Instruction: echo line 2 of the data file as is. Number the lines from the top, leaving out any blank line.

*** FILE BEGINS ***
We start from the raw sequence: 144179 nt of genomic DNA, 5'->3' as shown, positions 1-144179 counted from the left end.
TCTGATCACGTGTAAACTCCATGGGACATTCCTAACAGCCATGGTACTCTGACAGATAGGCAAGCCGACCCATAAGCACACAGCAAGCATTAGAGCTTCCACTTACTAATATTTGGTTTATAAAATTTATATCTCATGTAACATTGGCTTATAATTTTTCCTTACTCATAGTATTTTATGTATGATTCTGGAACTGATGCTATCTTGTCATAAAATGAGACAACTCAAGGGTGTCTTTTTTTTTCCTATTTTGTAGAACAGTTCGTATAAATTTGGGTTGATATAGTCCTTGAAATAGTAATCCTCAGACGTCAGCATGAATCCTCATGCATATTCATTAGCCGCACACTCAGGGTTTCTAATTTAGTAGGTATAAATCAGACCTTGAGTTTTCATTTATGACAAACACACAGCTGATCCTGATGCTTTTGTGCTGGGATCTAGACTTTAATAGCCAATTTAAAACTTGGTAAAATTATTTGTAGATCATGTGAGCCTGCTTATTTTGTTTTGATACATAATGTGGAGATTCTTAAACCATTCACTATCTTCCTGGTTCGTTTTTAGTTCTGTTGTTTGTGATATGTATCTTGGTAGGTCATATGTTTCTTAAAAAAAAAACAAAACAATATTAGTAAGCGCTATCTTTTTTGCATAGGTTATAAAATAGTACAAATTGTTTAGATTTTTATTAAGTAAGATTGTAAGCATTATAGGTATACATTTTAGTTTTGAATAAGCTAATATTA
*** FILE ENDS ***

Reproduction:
TCTGATCACGTGTAAACTCCATGGGACATTCCTAACAGCCATGGTACTCTGACAGATAGGCAAGCCGACCCATAAGCACACAGCAAGCATTAGAGCTTCCACTTACTAATATTTGGTTTATAAAATTTATATCTCATGTAACATTGGCTTATAATTTTTCCTTACTCATAGTATTTTATGTATGATTCTGGAACTGATGCTATCTTGTCATAAAATGAGACAACTCAAGGGTGTCTTTTTTTTTCCTATTTTGTAGAACAGTTCGTATAAATTTGGGTTGATATAGTCCTTGAAATAGTAATCCTCAGACGTCAGCATGAATCCTCATGCATATTCATTAGCCGCACACTCAGGGTTTCTAATTTAGTAGGTATAAATCAGACCTTGAGTTTTCATTTATGACAAACACACAGCTGATCCTGATGCTTTTGTGCTGGGATCTAGACTTTAATAGCCAATTTAAAACTTGGTAAAATTATTTGTAGATCATGTGAGCCTGCTTATTTTGTTTTGATACATAATGTGGAGATTCTTAAACCATTCACTATCTTCCTGGTTCGTTTTTAGTTCTGTTGTTTGTGATATGTATCTTGGTAGGTCATATGTTTCTTAAAAAAAAAACAAAACAATATTAGTAAGCGCTATCTTTTTTGCATAGGTTATAAAATAGTACAAATTGTTTAGATTTTTATTAAGTAAGATTGTAAGCATTATAGGTATACATTTTAGTTTTGAATAAGCTAATATTA